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Proc Natl Acad Sci U S A. Jul 3, 2007; 104(27): 11197–11202.
Published online Jun 25, 2007. doi:  10.1073/pnas.0704624104
PMCID: PMC1899193
Applied Biological Sciences

Dispersing biofilms with engineered enzymatic bacteriophage


Synthetic biology involves the engineering of biological organisms by using modular and generalizable designs with the ultimate goal of developing useful solutions to real-world problems. One such problem involves bacterial biofilms, which are crucial in the pathogenesis of many clinically important infections and are difficult to eradicate because they exhibit resistance to antimicrobial treatments and removal by host immune systems. To address this issue, we engineered bacteriophage to express a biofilm-degrading enzyme during infection to simultaneously attack the bacterial cells in the biofilm and the biofilm matrix, which is composed of extracellular polymeric substances. We show that the efficacy of biofilm removal by this two-pronged enzymatic bacteriophage strategy is significantly greater than that of nonenzymatic bacteriophage treatment. Our engineered enzymatic phage substantially reduced bacterial biofilm cell counts by ≈4.5 orders of magnitude (≈99.997% removal), which was about two orders of magnitude better than that of nonenzymatic phage. This work demonstrates the feasibility and benefits of using engineered enzymatic bacteriophage to reduce bacterial biofilms and the applicability of synthetic biology to an important medical and industrial problem.

Keywords: phage therapy, synthetic biology

Over the last few years, synthetic biology has enabled the development of many engineered biological devices and cells with interesting and well modeled characteristics (13). At the same time, new technologies for more cost-effective DNA synthesis and sequencing have been reported (4). These advances will allow for large-scale synthetic genomes to be designed and built with much greater ease than is currently possible with traditional molecular biology methods. Synthetic biologists have begun to address important real-world problems by modifying organisms to produce artemisin precursors (5), developing bacteria that can target cancerous cells (6), and producing new antimicrobial peptides (7), to name a few examples (2). Synthetic biology is distinguished from traditional genetic engineering through the use of modularity, abstraction, and standardization to allow generalized principles and designs to be applied to different scenarios. In this work, we engineered bacteriophage with biofilm-degrading enzymatic activity to create a synthetic biology platform for eradicating bacterial biofilms.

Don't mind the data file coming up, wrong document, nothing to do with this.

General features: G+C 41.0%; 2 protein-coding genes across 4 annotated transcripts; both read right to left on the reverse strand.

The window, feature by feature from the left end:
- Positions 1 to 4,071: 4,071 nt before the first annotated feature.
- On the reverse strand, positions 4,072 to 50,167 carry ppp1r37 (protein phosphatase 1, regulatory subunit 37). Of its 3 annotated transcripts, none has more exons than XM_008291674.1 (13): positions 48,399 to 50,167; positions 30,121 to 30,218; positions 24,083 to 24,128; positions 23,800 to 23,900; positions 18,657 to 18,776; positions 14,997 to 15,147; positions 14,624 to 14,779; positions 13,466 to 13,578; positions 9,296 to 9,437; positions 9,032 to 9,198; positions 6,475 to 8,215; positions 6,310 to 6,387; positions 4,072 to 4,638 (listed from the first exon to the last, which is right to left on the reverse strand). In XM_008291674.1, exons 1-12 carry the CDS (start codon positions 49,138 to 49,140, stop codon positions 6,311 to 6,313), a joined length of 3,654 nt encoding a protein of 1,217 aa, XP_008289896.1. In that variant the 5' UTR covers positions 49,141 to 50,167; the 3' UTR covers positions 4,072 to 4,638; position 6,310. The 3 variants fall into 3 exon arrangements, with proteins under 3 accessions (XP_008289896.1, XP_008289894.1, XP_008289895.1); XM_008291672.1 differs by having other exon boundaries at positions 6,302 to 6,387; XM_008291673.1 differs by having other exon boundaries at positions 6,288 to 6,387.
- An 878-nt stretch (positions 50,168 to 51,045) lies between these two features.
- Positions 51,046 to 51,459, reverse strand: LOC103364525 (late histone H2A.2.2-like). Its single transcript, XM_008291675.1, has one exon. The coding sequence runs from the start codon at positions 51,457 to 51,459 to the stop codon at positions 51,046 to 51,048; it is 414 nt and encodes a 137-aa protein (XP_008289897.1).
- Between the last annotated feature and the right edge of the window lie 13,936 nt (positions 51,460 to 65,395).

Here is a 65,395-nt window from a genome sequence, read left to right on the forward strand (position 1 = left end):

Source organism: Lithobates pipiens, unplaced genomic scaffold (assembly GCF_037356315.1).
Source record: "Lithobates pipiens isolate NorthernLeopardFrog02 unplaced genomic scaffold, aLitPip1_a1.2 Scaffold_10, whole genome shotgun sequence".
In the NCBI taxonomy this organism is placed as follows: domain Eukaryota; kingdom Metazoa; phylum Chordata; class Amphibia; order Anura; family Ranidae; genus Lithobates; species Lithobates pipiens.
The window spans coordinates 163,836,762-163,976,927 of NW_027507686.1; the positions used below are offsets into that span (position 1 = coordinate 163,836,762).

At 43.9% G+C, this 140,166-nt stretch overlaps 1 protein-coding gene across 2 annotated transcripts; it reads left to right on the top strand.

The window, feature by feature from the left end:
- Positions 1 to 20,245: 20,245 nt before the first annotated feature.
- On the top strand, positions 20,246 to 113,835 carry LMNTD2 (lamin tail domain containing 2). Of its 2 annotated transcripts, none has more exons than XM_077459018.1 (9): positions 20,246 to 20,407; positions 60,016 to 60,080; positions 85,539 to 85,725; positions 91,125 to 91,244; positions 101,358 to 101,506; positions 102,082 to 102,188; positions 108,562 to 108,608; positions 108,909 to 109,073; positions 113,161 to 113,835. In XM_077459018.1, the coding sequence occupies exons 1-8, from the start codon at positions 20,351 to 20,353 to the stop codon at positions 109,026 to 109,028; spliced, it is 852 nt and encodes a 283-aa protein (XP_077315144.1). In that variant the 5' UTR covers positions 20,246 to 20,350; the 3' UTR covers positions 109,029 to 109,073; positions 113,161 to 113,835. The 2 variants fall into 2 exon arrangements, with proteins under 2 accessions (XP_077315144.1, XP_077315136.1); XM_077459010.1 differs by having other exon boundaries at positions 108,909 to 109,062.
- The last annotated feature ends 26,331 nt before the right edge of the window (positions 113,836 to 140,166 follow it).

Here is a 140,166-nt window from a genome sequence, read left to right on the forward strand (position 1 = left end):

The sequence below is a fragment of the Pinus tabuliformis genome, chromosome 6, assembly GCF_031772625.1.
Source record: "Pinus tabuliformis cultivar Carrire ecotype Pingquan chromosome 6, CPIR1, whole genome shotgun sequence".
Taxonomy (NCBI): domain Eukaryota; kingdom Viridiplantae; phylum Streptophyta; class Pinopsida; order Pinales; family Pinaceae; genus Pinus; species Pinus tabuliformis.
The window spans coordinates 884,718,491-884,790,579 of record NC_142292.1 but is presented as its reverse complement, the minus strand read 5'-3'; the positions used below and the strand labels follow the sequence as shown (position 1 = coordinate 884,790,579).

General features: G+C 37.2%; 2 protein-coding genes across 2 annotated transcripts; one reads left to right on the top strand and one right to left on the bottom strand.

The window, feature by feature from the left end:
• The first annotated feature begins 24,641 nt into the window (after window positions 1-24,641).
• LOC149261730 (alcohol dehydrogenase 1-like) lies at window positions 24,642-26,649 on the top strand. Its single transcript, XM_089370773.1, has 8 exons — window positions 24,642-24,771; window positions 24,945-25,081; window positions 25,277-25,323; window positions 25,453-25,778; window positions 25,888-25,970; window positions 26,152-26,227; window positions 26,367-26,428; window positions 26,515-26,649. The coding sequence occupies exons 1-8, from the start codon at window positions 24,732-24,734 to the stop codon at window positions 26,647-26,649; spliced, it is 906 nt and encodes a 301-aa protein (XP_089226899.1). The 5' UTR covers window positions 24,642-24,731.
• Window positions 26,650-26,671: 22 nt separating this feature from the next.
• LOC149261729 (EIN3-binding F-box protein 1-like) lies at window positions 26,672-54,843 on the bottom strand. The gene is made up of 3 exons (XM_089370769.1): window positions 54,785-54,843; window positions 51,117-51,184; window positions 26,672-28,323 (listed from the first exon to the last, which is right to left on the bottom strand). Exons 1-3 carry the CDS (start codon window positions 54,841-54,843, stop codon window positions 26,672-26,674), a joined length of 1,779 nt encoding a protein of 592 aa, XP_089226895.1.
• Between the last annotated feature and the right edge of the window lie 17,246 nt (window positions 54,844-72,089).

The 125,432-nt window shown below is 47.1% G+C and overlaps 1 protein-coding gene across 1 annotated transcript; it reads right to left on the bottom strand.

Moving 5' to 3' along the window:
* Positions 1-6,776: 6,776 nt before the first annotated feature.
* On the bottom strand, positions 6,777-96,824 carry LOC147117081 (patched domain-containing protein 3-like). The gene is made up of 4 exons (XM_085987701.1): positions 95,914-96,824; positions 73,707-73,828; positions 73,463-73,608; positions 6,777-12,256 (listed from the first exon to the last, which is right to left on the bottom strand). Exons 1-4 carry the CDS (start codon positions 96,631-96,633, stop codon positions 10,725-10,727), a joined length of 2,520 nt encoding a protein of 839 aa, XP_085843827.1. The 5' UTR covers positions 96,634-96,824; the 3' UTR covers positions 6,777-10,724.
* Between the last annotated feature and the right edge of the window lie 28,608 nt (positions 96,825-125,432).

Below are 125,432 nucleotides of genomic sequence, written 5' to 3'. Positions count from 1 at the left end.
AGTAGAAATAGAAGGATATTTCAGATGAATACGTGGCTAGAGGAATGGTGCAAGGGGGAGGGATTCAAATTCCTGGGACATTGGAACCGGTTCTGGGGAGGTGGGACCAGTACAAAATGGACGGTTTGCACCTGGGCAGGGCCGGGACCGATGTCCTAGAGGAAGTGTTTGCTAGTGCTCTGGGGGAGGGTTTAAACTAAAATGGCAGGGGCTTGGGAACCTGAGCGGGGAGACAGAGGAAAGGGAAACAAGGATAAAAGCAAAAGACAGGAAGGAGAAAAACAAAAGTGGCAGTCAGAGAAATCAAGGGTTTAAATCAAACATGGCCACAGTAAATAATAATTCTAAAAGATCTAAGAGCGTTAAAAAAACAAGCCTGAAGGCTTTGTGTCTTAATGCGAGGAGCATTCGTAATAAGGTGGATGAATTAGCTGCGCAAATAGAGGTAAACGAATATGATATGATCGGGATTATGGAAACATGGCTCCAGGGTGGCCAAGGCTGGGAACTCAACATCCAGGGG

Bacteria frequently live in biofilms, which are surface-associated communities encased in a hydrated extracellular polymeric substances (EPS) matrix that is composed of polysaccharides, proteins, nucleic acids, and lipids and helps maintain a complex heterogeneous structure (8, 9). Biofilms constitute an essential and protective lifestyle for bacteria in many different natural and man-made environments, including dental plaques, water pipes, medical devices, and industrial systems (10). Bacterial biofilms have been implicated as a source of persistent infection and contamination in medical, industrial, and food processing settings due to inherent resistance to antimicrobial agents and host defenses (8, 1113). Thus, there exists a growing need for novel and effective treatments targeted at biofilms, particularly in light of the continually worsening problem of antibiotic resistance and the discovery that antibiotic use can even induce biofilm formation (14, 15).